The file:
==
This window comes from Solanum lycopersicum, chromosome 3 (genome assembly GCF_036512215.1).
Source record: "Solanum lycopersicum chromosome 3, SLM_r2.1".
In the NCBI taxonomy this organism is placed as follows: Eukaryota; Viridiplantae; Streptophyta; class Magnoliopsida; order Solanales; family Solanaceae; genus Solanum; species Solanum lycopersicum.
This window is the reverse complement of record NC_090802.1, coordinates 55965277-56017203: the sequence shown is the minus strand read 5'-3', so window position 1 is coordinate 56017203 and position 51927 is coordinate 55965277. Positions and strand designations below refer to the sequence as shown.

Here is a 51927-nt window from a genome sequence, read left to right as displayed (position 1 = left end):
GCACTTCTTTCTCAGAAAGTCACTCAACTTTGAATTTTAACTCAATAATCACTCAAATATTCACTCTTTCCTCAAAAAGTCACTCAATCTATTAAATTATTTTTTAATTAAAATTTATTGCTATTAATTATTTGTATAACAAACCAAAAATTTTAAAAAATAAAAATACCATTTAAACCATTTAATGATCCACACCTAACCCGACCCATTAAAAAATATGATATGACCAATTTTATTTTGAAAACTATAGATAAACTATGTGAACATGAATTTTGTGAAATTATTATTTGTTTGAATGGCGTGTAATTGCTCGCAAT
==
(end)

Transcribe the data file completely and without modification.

This window comes from Solanum lycopersicum, chromosome 3 (genome assembly GCF_036512215.1).
Source record: "Solanum lycopersicum chromosome 3, SLM_r2.1".
In the NCBI taxonomy this organism is placed as follows: Eukaryota; Viridiplantae; Streptophyta; class Magnoliopsida; order Solanales; family Solanaceae; genus Solanum; species Solanum lycopersicum.
This window is the reverse complement of record NC_090802.1, coordinates 55965277-56017203: the sequence shown is the minus strand read 5'-3', so window position 1 is coordinate 56017203 and position 51927 is coordinate 55965277. Positions and strand designations below refer to the sequence as shown.

Here is a 51927-nt window from a genome sequence, read left to right as displayed (position 1 = left end):
GCACTTCTTTCTCAGAAAGTCACTCAACTTTGAATTTTAACTCAATAATCACTCAAATATTCACTCTTTCCTCAAAAAGTCACTCAATCTATTAAATTATTTTTTAATTAAAATTTATTGCTATTAATTATTTGTATAACAAACCAAAAATTTTAAAAAATAAAAATACCATTTAAACCATTTAATGATCCACACCTAACCCGACCCATTAAAAAATATGATATGACCAATTTTATTTTGAAAACTATAGATAAACTATGTGAACATGAATTTTGTGAAATTATTATTTGTTTGAATGGCGTGTAATTGCTCGCAAT